SBVS233B January 2016 – June 2021 TPS7A84
The ultra-low noise floor and PSRR of the device can be improved by careful selection of:
A larger noise-reduction capacitor improves low-frequency PSRR by filtering any noise coupling from the input into the reference. The feed-forward capacitor can be optimized to place a pole-zero pair near the edge of the loop bandwidth and push out the loop bandwidth, thus improving mid-band PSRR. Larger output capacitors and various output capacitors can be used to improve high-frequency PSRR.
A higher input voltage improves the PSRR by giving the device more headroom to respond to noise on the input; see the Figure 6-2 curve. A bias rail also improves the PSRR at lower input voltages because greater headroom is provided for the internal circuits.
The noise-reduction capacitor filters out low-frequency noise from the reference and the feed-forward capacitor reduces output voltage noise by filtering out the mid-band frequency noise. However, a large feed-forward capacitor can create some new issues that are discussed in the Pros and Cons of Using a Feed-Forward Capacitor with a Low Dropout Regulator application report.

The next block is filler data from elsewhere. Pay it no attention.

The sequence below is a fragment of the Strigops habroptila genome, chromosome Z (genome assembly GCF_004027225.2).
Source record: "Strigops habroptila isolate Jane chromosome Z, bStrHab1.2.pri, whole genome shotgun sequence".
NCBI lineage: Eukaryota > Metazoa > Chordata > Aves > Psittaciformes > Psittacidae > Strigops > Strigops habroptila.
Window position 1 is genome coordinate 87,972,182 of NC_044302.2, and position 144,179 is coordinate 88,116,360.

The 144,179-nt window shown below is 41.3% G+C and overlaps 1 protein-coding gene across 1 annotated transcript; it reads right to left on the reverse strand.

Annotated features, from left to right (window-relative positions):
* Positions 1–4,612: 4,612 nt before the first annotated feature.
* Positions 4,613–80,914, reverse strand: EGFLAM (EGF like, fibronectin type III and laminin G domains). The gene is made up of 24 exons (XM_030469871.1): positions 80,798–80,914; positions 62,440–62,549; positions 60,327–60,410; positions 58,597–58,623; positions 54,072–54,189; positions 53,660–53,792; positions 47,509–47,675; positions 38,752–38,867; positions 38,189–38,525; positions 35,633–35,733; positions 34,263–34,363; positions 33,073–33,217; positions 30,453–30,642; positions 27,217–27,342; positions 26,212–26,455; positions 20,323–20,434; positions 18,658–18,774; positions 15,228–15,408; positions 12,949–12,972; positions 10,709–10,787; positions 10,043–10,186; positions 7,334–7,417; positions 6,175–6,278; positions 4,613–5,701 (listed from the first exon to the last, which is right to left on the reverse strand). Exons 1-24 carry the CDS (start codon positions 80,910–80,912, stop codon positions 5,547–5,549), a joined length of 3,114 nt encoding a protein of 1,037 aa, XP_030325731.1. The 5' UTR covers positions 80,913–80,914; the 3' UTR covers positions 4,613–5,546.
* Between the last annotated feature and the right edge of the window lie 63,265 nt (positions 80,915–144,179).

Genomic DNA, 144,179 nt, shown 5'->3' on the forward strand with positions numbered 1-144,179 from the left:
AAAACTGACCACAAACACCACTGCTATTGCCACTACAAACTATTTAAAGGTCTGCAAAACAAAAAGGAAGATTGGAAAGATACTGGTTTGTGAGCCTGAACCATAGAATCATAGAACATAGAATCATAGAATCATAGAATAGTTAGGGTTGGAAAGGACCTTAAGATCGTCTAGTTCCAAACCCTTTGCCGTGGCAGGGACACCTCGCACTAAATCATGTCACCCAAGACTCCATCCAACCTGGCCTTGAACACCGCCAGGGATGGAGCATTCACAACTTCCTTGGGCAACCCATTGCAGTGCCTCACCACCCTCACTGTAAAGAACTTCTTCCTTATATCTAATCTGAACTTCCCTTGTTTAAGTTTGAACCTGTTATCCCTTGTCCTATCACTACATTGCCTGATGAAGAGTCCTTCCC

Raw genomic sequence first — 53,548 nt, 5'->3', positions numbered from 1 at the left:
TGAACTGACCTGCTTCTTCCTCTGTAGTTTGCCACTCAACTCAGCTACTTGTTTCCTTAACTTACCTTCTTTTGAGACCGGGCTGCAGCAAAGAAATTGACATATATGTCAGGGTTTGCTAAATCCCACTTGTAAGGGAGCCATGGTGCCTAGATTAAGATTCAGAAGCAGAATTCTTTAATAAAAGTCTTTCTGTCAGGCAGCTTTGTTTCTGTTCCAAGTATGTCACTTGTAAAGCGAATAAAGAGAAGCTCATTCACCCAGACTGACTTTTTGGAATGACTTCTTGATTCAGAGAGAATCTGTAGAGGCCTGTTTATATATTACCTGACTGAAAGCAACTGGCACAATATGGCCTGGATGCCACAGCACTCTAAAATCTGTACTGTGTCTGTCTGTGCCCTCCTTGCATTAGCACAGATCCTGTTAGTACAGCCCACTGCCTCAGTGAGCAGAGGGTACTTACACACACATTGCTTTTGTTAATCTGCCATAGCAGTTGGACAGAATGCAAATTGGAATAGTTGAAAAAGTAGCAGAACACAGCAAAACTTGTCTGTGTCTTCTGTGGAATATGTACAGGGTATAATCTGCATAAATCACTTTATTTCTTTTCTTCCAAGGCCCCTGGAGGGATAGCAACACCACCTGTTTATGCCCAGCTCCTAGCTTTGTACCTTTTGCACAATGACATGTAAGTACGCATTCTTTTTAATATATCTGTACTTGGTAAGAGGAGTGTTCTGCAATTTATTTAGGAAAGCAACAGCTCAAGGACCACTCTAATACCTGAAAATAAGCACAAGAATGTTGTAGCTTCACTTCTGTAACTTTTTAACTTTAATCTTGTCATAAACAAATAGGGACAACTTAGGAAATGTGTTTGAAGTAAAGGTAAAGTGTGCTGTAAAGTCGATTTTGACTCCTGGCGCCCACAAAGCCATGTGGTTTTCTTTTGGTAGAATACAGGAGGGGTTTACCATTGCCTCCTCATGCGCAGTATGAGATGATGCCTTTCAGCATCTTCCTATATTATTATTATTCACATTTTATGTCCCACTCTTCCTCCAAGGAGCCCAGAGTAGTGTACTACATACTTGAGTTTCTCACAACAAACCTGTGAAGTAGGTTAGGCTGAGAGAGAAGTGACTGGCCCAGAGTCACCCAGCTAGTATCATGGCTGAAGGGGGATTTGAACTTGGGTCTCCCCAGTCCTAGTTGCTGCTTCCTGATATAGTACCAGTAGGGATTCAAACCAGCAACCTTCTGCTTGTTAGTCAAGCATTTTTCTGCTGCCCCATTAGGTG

A large output capacitor reduces high-frequency output voltage noise. Additionally, a bias rail or higher input voltage improves the noise because greater headroom is provided for the internal circuits.
Table 8-1 lists the output voltage noise for the 10-Hz to 100-kHz band at a 5.0-V output for a variety of conditions with an input voltage of 5.4 V, an R1 of 12.1 kΩ, and a load current of 3 A. The 5.0-V output is chosen because this output is the worst-case condition for output voltage noise.
|OUTPUT VOLTAGE NOISE (µVRMS)||CNR/SS (nF)||CFF (nF)||COUT (µF)|
|11.7||10||10||47 || 10 || 10|
|7.7||100||10||47 || 10 || 10|
|6||100||100||47 || 10 || 10|